Nury Vittachi on Ubud Writers & Readers Festival 2012
2 October 1958 |
|Pen name||Sam Jam, Lai See, Mr.Jam|
|Citizenship||Srilanka & Hong Kong|
|Notable works||The Feng Shui Detective|
Nury Vittachi (born 2 October 1958 in Ceylon) is a journalist and author based in Hong Kong. His columns are published daily, weekly in a variety of newspapers in Asia as well as on his website. He wrote the comedy-crime novel series The Feng Shui Detective, published in many languages around the world, as well as non-fiction works and novels for children. He is also noted for his role in founding the Asia Literary Review, the Hong Kong International Literary Festival, the Man Asian Literary Prize, and was the chairman of the judges of the inaugural Australia-Asia Literary Award in 2008. Vittachi currently lives in Hong Kong with his English wife Mary-Lacey Vittachi and their three adopted Chinese children. His father is the Sri Lankan journalist Tarzie Vittachi; his uncle, the late Dr V.P. Vittachi, was a major shareholder of the biggest conglomerate in Sri Lanka, the Stassen Group.
In 2015 Vittachi began contributing to the Hong Kong Free Press.
Vittachi started his journalism career on the Morning Telegraph in Sheffield in the north of England before moving to London's Fleet Street, then to Hong Kong, where he wrote the gossip columns "Lai See" (see red envelope) and "Spice Trader" for the South China Morning Post until 1997. Although remembered mainly for humor and affectionate take on cross-cultural clashes, the column was often hardhitting, and regularly received writs.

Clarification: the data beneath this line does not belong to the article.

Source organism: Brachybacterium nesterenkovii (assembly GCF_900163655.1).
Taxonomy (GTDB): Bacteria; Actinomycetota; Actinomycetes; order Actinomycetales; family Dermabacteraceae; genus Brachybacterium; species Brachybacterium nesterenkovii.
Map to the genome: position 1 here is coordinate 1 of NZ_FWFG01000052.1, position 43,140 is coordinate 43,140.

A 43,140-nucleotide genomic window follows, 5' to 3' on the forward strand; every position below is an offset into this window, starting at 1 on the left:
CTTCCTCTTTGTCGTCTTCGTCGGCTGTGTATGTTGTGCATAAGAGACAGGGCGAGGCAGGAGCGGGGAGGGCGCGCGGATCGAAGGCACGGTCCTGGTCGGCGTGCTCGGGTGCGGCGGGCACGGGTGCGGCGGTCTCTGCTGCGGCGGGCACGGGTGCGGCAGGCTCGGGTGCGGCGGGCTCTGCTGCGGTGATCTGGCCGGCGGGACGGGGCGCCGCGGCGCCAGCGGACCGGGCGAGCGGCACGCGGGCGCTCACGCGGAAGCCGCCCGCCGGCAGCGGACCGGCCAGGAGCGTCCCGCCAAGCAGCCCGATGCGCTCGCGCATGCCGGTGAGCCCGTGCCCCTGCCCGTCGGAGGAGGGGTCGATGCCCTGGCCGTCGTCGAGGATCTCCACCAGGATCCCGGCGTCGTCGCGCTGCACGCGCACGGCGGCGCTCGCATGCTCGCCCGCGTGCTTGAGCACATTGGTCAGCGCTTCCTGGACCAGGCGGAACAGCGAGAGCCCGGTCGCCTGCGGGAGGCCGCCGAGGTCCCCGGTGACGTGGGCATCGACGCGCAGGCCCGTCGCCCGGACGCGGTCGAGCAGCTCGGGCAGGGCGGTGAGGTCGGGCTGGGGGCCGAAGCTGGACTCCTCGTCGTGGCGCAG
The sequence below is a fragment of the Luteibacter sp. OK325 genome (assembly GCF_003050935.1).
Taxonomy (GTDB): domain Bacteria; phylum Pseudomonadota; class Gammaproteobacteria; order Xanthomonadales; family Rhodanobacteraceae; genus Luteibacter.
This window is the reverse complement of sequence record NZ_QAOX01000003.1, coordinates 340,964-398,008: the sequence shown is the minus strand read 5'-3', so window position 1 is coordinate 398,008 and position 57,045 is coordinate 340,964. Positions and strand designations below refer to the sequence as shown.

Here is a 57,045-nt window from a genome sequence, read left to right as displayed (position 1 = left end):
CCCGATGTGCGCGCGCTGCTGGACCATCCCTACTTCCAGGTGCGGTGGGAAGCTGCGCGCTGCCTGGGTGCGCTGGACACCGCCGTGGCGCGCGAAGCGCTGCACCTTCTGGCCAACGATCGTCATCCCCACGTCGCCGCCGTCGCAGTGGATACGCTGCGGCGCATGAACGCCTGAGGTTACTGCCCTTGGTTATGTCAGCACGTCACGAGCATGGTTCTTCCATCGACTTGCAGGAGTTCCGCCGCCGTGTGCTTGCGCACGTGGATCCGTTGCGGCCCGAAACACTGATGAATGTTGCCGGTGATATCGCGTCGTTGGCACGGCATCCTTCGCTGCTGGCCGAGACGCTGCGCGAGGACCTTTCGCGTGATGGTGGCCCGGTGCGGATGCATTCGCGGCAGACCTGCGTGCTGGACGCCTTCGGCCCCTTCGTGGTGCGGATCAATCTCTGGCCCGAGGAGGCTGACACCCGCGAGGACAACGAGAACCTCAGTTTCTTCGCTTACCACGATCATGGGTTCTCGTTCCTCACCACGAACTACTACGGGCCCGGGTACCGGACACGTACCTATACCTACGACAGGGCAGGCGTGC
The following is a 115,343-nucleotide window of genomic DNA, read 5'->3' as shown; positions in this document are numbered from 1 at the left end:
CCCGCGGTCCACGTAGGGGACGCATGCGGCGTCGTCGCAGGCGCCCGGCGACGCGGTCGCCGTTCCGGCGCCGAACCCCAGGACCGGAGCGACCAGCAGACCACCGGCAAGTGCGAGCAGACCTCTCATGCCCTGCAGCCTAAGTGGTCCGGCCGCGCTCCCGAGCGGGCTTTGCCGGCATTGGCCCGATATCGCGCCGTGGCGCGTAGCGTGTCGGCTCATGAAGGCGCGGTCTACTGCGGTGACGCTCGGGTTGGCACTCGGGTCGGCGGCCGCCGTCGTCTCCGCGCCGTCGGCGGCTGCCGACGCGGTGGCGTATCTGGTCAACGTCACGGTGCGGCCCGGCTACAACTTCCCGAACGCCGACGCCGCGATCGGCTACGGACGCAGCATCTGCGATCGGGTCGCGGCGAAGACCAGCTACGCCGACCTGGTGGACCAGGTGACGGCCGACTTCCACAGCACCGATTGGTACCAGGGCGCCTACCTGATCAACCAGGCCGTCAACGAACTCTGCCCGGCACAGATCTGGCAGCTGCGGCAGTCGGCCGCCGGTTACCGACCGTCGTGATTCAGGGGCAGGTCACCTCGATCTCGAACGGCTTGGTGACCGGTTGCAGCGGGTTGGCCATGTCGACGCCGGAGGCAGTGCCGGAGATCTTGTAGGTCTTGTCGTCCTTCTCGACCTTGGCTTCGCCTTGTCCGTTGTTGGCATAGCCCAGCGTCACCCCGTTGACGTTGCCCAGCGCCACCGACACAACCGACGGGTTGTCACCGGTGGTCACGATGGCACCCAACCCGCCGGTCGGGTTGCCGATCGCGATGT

His abrupt removal at the time of the 1997 change of sovereignty was widely seen as an act of political censorship. Collected editions of the columns under titles such as Only in Hong Kong went through numerous print runs. At the Far Eastern Economic Review, Vittachi ran a similar region-wide column called "Travellers' Tales".
From the mid-1980s, Vittachi's stock-in-trade included absurd-but-true stories, funny signs, ludicrous menu items, curious business or personal names, instructions for idiots, dumb criminal tales and so on. As Internet usage grew from the mid-1990s, many of these became standard themes of web humor, and currently run on his blog www.misterjam.com. His ear for Asian English resulted in his being commissioned to write scholarly articles in the subject for academic journals.
In April 2003, when widespread fears about the SARS virus were reported in the media around the world, Vittachi wrote a series of articles scornful of the fear-mongering and argued that the virus would kill fewer people than the common cold. These articles were widely distributed via email. After his prediction was proved accurate, he received an award in 2004 from the Pacific Asia Travel Association as travel journalist of the year. This was a rare example of an email winning an award originally intended for mainstream paper-based publications.
Vittachi contributes a column to the Asian edition of Reader's Digest called Unbelievable!, in which he relates amusing anecdotes about Asian life.